Woodworth, Steven E. (2000). Cultures in Conflict: The American Civil War. Westport, CT: Greenwood Press.
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Terrorism and Loss of Civil

Words: 1769 Length: 7 Pages Document Type: Essay Paper #: 40678120

They now work together in what has become an ideological battle against the U.S. In this vicious battle against the terror outfits, our people have been robbed of their cherished freedom, which has always been the cornerstone of our constitution.

As history has time and again illustrated, 'power corrupts and absolute power corrupts absolutely'. This can be extended to the patriot act, which has given absolute power to the law enforcers at the cost of the freedom and privacy of its citizens. Ethnic profiling and 'speculation without any accountability' have undermined the rule of law and overridden civil and constitutional rights of thousands of citizens. The much-touted 'preventive paradigm' of which the patriot act is an important tool has resulted in much wrongdoing. The former president's acceptance that Iraqi invasion was a 'terrible mistake' is enough proof of the strategic misadventure of a failed intelligence system backed by emergency terror…… [Read More]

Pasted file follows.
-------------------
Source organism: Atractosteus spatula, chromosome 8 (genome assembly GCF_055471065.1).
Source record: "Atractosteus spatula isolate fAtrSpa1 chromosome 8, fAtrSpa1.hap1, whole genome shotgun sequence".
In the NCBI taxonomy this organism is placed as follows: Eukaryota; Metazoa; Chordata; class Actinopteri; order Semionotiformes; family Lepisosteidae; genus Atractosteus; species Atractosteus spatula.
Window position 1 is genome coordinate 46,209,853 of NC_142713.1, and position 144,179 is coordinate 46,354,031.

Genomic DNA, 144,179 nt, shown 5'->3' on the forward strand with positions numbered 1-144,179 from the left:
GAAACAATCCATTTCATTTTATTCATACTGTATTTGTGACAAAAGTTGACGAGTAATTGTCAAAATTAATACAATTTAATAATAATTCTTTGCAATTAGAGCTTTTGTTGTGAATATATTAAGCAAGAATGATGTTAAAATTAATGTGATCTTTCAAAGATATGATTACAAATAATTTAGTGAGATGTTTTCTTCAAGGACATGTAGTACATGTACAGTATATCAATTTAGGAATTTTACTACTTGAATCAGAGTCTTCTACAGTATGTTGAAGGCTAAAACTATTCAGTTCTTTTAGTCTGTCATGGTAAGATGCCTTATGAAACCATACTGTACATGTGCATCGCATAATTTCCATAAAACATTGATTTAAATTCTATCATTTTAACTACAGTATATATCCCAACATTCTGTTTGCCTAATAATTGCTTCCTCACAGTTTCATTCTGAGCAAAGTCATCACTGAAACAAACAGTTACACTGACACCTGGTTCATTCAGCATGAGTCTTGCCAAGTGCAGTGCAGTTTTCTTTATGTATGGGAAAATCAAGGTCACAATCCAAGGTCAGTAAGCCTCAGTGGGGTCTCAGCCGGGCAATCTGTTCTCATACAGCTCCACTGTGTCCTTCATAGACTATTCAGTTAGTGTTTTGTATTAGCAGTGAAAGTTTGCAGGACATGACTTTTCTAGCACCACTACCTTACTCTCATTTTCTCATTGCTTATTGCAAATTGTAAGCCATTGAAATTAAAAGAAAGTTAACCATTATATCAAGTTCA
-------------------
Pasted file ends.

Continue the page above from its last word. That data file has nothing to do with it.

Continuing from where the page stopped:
Bibliography

1) David Weigel, (Nov 2005), 'When Patriots Dissent: Surprise: Standing up to the Patriot act can be good Politics', Reason, 37(6), pp. 32-38.

2) Ken Olsen, (2007), 'Patriot Act's Wide Net', Nation, p. 8, 2007, September 24

3) Cole D & Lobel J, (2007) ' Why are we Losing the War on Terror', Nation, 285, 11-18.

4) Dalgaard -- Nielsen A (2004),'Civic Liberties and Counter Terrorism: A European Point-of-View', Center for Transatlantic Relations, 2004
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On Liberty and the US Constitution

Words: 2791 Length: 8 Pages Document Type: Essay Paper #: 1296870